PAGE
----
There are specific requirements that need to be met for a person’s will to be considered valid. While this may vary slightly between the different jurisdictions within Australia, generally, the key requirements for a valid will are:

  • the testator must be of sound mind, memory and understanding
  • the will must be in writing, signed by the testator and witnessed by two independent adults
  • deal with the estate of the testator
  • not be revoked.

However, courts have a special power to dispense with the strict requirement of writing, signing and witnessing, though it may not always exercise this power in all circumstances. This was demonstrated in the recent case of Re McNamara [2021] QSC 148.

Mr McNamara and his wife had provided their lawyer with instructions to draft wills for them. These drafts were issued, but Mr McNamara failed to execute the will before he passed away. The most recent version of the draft will was issued on 27 September 2019, and Mr McNamara passed away on 25 July 2020.

Mr McNamara had children to a previous marriage and had expressed to a friend that he did not expect the administration of his estate to run smoothly on his death. The court accepted this evidence and interpreted Mr McNamara’s delays in executing his will as a sign that he was not happy with the updated draft he had received.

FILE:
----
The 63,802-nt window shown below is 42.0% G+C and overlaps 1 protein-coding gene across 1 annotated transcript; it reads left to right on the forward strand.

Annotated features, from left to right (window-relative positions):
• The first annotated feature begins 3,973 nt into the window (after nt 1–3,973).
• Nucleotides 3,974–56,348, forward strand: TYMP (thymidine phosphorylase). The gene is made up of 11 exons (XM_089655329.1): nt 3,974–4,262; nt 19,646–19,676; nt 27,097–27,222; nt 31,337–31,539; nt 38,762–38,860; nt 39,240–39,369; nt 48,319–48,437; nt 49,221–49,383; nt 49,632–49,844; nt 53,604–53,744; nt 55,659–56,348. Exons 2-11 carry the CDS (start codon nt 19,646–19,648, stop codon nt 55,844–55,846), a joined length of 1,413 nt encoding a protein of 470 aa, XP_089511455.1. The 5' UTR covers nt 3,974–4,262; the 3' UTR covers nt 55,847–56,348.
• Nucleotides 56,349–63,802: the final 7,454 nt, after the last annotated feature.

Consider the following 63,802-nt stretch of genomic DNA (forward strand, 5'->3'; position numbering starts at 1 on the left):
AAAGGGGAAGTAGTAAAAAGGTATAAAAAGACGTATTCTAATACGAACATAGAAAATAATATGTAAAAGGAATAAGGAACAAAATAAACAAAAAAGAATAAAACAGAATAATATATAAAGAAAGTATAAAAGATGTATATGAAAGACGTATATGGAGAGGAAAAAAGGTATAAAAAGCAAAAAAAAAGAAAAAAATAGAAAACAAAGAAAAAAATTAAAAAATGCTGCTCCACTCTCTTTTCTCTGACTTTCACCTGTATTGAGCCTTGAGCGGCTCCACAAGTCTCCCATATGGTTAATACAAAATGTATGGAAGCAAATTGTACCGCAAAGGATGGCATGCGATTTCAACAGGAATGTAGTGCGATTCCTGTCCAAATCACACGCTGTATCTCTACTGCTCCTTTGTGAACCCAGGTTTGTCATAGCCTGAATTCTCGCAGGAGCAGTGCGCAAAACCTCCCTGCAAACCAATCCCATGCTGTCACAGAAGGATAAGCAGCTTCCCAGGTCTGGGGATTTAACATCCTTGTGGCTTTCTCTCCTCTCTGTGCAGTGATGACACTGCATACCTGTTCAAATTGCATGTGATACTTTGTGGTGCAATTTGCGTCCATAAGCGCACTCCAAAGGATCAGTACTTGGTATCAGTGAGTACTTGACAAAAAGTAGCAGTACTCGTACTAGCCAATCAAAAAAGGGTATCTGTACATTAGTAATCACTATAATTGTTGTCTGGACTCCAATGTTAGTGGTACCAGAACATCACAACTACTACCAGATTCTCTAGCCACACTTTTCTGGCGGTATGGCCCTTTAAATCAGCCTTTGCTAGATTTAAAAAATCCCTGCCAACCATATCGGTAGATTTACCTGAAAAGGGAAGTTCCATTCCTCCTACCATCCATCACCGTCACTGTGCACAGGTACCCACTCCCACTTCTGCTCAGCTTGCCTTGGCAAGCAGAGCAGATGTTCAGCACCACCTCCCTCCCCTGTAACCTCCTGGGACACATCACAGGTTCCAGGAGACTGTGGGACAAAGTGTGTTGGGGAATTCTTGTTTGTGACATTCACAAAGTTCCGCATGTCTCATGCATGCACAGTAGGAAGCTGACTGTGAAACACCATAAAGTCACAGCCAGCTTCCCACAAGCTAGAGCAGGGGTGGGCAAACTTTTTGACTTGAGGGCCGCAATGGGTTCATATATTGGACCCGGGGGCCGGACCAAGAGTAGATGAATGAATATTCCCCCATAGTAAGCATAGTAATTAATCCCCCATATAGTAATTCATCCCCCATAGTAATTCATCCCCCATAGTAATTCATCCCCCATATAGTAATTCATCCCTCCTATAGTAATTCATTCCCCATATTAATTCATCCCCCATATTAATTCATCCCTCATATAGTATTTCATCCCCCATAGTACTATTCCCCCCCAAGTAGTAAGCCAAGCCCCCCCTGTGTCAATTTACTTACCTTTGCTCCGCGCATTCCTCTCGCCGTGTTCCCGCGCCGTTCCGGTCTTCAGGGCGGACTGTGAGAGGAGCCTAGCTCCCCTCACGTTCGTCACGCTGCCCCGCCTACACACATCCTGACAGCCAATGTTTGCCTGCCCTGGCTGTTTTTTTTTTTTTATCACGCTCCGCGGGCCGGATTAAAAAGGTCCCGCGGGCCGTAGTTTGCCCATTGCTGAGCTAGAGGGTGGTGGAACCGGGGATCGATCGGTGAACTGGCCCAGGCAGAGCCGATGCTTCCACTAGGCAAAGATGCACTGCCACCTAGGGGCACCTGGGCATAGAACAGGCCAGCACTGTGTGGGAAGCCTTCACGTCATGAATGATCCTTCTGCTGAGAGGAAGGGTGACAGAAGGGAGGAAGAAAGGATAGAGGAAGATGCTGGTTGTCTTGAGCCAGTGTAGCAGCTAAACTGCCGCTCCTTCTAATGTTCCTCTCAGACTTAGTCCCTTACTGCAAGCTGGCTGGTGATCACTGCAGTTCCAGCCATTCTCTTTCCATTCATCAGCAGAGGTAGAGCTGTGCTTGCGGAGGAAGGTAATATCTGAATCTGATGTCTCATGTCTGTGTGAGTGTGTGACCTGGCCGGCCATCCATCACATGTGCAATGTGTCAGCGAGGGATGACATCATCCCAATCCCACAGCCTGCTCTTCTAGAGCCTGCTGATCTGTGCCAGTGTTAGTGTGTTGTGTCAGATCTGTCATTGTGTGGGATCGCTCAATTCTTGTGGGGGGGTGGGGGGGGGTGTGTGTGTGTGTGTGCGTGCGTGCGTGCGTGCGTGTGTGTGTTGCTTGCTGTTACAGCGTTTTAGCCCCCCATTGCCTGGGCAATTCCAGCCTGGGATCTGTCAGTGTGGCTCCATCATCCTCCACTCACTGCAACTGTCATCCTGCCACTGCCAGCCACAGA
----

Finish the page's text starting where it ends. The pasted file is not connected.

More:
Justice Henry made the general observation that

“It is, of course, well known to the human condition that from time to time, decisions involving a choice between conflicting loyalties are dealt with by being avoided.”

Blended families can be hard to plan for, but even an imperfect solution is likely to be better than none at all. On the evidence presented to the court, it seems that Mr McNamara avoided having a direct conversation with his wife about wanting to still provide for his children, at least in part.

The sad irony, in this case, is that Mr McNamara’s apparent avoidance of a difficult conversation with Mrs McNamara may ultimately have cost his wife the very thing he actually wanted to provide for her – a roof over her head.

This case highlighted the importance of not only making a will and signing it, but making sure that any instructions are freely given and accord with the wishes of the person making the will. It is always open to a person to seek a second opinion if they do not feel their wishes have been clearly and freely documented.

  • This article was originally published in Queensland Country Life (Australia)